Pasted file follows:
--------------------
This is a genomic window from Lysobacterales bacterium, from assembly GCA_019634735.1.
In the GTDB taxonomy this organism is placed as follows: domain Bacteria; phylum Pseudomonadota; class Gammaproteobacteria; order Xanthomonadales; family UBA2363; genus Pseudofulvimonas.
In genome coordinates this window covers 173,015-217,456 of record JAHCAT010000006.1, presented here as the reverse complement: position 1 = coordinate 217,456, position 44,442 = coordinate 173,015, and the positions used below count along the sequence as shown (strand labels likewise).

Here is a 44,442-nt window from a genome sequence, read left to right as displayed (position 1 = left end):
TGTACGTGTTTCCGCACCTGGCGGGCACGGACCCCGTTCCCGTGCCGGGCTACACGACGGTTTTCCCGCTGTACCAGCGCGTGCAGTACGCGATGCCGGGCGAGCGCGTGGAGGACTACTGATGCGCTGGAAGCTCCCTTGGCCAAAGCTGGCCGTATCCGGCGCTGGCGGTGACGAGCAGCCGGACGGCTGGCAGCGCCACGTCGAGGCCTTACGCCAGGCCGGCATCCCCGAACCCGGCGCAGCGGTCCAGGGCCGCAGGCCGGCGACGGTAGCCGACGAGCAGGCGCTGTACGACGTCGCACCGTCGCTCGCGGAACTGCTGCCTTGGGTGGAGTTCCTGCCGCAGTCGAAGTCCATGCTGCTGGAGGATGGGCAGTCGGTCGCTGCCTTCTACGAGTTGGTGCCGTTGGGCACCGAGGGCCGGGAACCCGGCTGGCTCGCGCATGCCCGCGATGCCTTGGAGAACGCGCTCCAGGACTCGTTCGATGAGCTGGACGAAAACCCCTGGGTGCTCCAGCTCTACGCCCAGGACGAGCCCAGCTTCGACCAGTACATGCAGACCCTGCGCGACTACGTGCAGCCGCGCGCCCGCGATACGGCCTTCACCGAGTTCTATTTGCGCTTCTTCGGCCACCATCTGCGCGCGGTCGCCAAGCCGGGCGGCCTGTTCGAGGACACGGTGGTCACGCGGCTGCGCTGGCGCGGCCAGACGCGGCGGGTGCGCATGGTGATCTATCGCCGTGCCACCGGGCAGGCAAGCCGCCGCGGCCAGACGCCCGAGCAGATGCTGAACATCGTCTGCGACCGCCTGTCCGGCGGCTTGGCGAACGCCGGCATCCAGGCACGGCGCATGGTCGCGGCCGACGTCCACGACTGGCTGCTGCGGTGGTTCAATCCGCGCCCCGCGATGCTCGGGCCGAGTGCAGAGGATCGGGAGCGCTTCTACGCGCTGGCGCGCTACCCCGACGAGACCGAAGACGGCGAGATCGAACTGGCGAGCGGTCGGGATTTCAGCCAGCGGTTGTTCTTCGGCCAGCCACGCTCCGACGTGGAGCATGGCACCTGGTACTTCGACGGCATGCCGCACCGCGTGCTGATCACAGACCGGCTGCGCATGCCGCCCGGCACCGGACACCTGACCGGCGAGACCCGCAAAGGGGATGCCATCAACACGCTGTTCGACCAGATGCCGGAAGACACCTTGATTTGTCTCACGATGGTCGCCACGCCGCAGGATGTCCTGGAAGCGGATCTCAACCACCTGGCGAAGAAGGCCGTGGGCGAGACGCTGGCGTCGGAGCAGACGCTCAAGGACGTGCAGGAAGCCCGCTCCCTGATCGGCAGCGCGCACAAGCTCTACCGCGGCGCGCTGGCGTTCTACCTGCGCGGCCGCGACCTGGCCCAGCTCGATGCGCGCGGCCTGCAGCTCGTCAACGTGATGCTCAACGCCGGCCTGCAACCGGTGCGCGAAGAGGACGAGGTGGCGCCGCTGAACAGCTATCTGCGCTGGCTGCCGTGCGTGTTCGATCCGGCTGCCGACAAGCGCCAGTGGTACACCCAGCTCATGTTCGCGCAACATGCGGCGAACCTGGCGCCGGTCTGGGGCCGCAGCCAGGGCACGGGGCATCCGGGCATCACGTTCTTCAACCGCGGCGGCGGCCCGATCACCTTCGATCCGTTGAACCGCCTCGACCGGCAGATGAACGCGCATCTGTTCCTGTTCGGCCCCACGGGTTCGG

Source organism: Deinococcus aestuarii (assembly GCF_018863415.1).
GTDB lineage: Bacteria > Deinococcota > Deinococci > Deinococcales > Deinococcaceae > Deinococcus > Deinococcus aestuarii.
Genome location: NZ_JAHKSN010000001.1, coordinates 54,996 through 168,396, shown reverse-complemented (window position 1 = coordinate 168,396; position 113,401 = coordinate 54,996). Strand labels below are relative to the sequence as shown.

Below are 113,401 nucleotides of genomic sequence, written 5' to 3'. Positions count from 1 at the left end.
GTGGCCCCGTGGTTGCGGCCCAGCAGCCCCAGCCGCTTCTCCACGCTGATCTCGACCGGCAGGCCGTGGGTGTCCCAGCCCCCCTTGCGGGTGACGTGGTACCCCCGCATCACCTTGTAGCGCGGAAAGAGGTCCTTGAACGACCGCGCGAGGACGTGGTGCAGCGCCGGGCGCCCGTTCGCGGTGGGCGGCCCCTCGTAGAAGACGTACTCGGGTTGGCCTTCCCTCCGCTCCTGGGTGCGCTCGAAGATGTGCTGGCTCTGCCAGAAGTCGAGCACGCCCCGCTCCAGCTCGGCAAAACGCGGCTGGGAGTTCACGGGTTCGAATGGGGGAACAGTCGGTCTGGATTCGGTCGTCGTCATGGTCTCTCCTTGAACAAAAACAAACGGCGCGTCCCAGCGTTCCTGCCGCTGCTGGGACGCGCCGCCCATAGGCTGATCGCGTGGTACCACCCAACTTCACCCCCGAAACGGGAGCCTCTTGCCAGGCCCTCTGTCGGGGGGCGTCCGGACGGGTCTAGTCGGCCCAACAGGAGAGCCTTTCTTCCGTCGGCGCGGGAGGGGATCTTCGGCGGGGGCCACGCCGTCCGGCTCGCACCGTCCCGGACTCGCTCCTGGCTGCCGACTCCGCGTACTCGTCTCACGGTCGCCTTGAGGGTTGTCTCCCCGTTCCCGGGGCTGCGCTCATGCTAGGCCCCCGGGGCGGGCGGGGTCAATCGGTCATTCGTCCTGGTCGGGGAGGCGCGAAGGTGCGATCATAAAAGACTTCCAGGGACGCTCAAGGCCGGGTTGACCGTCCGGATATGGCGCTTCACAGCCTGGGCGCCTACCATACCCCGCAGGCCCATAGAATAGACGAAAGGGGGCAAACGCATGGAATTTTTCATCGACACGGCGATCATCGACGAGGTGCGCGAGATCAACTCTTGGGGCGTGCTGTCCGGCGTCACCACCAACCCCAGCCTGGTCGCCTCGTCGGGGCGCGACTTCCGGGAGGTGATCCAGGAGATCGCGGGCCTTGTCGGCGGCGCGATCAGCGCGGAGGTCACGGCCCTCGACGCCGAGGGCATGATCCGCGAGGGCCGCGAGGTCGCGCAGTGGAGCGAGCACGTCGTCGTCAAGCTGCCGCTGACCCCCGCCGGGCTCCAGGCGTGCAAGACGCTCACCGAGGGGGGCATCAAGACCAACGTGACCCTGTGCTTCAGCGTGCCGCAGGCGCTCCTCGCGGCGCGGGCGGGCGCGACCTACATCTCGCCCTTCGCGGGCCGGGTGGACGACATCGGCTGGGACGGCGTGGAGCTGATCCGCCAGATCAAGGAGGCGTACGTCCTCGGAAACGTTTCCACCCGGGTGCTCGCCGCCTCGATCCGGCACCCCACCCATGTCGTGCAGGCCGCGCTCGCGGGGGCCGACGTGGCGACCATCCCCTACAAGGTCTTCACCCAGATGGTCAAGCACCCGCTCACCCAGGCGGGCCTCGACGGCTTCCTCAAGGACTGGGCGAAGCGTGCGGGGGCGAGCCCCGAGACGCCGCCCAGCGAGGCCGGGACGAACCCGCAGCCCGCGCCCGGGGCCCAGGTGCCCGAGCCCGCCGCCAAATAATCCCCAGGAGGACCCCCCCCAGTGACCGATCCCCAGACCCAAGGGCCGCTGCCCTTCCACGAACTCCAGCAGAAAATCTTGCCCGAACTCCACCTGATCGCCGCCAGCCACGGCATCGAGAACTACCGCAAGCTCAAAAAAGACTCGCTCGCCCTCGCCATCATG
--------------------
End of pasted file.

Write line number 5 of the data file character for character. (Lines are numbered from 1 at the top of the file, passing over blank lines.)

TGTACGTGTTTCCGCACCTGGCGGGCACGGACCCCGTTCCCGTGCCGGGCTACACGACGGTTTTCCCGCTGTACCAGCGCGTGCAGTACGCGATGCCGGGCGAGCGCGTGGAGGACTACTGATGCGCTGGAAGCTCCCTTGGCCAAAGCTGGCCGTATCCGGCGCTGGCGGTGACGAGCAGCCGGACGGCTGGCAGCGCCACGTCGAGGCCTTACGCCAGGCCGGCATCCCCGAACCCGGCGCAGCGGTCCAGGGCCGCAGGCCGGCGACGGTAGCCGACGAGCAGGCGCTGTACGACGTCGCACCGTCGCTCGCGGAACTGCTGCCTTGGGTGGAGTTCCTGCCGCAGTCGAAGTCCATGCTGCTGGAGGATGGGCAGTCGGTCGCTGCCTTCTACGAGTTGGTGCCGTTGGGCACCGAGGGCCGGGAACCCGGCTGGCTCGCGCATGCCCGCGATGCCTTGGAGAACGCGCTCCAGGACTCGTTCGATGAGCTGGACGAAAACCCCTGGGTGCTCCAGCTCTACGCCCAGGACGAGCCCAGCTTCGACCAGTACATGCAGACCCTGCGCGACTACGTGCAGCCGCGCGCCCGCGATACGGCCTTCACCGAGTTCTATTTGCGCTTCTTCGGCCACCATCTGCGCGCGGTCGCCAAGCCGGGCGGCCTGTTCGAGGACACGGTGGTCACGCGGCTGCGCTGGCGCGGCCAGACGCGGCGGGTGCGCATGGTGATCTATCGCCGTGCCACCGGGCAGGCAAGCCGCCGCGGCCAGACGCCCGAGCAGATGCTGAACATCGTCTGCGACCGCCTGTCCGGCGGCTTGGCGAACGCCGGCATCCAGGCACGGCGCATGGTCGCGGCCGACGTCCACGACTGGCTGCTGCGGTGGTTCAATCCGCGCCCCGCGATGCTCGGGCCGAGTGCAGAGGATCGGGAGCGCTTCTACGCGCTGGCGCGCTACCCCGACGAGACCGAAGACGGCGAGATCGAACTGGCGAGCGGTCGGGATTTCAGCCAGCGGTTGTTCTTCGGCCAGCCACGCTCCGACGTGGAGCATGGCACCTGGTACTTCGACGGCATGCCGCACCGCGTGCTGATCACAGACCGGCTGCGCATGCCGCCCGGCACCGGACACCTGACCGGCGAGACCCGCAAAGGGGATGCCATCAACACGCTGTTCGACCAGATGCCGGAAGACACCTTGATTTGTCTCACGATGGTCGCCACGCCGCAGGATGTCCTGGAAGCGGATCTCAACCACCTGGCGAAGAAGGCCGTGGGCGAGACGCTGGCGTCGGAGCAGACGCTCAAGGACGTGCAGGAAGCCCGCTCCCTGATCGGCAGCGCGCACAAGCTCTACCGCGGCGCGCTGGCGTTCTACCTGCGCGGCCGCGACCTGGCCCAGCTCGATGCGCGCGGCCTGCAGCTCGTCAACGTGATGCTCAACGCCGGCCTGCAACCGGTGCGCGAAGAGGACGAGGTGGCGCCGCTGAACAGCTATCTGCGCTGGCTGCCGTGCGTGTTCGATCCGGCTGCCGACAAGCGCCAGTGGTACACCCAGCTCATGTTCGCGCAACATGCGGCGAACCTGGCGCCGGTCTGGGGCCGCAGCCAGGGCACGGGGCATCCGGGCATCACGTTCTTCAACCGCGGCGGCGGCCCGATCACCTTCGATCCGTTGAACCGCCTCGACCGGCAGATGAACGCGCATCTGTTCCTGTTCGGCCCCACGGGTTCGG